65% of licensing earnings came from just 3 of the 8000 inventions which have passed through the doors of the OTL:

  • Google’s improved hypertext searching: $337 million
  • DNA cloning: $255 million
  • Functional antibodies: $229 million

Sadly for the University they struggled to put a value on Larry and Sergey’s invention and opted for 2% of equity, and immediately cashed out post-IPO. For other more obviously monetisable inventions they tend to go for a annual maintainence fee and revenue share instead.

Other notable inventions which have generated decent revenues for Stanford included FM sound synthesis and digital subscriber line technology (DSL).

Highs and lows:

The schools of engineering, physics and medicine are the top contributors to Stanford’s licensed technology; the business and law schools are joint bottom. It seems there’s an opportunity for both schools to get more involved in the commercialisation of the inventions their colleagues are producing.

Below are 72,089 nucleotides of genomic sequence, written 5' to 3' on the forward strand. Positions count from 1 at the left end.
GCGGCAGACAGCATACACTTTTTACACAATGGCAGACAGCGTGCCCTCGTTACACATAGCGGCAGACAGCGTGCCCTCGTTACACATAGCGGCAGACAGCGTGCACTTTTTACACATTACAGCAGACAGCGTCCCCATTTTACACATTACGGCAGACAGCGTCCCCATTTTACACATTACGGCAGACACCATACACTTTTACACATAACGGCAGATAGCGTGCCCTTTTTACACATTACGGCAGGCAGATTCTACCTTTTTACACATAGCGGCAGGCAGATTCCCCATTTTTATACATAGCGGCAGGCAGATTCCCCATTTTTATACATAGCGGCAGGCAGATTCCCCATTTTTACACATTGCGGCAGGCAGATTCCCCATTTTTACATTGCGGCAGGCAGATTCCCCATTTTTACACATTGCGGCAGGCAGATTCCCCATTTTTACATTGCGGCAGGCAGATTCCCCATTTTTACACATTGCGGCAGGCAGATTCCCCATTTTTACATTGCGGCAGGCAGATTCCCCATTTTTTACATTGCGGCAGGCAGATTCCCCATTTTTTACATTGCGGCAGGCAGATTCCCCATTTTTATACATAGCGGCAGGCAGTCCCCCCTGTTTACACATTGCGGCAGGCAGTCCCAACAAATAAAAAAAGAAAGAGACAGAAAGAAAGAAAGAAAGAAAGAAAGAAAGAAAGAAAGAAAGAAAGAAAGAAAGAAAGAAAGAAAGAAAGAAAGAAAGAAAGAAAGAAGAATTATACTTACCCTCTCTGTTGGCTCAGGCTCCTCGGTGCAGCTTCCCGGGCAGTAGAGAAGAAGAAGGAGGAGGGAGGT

Warning: here is a business opportunity!

The OTL has a bank of 3000 inventions packaged and ready for you to use! They’ve even put them on their website that can be searched searched using their Techfinder tool.

There’s no geographic bias, whether you are in Cupertino or Canberra you can take a license, and there’s no preference to startups or multinational corporations. In fact, most technologies end up being licensed by small startups. While they don’t have a preference, they do have criteria, and want to do whatever is best for the technology or invention, making it a commercial success.

When licensing to startups the usual criteria applies:

  • Quality management team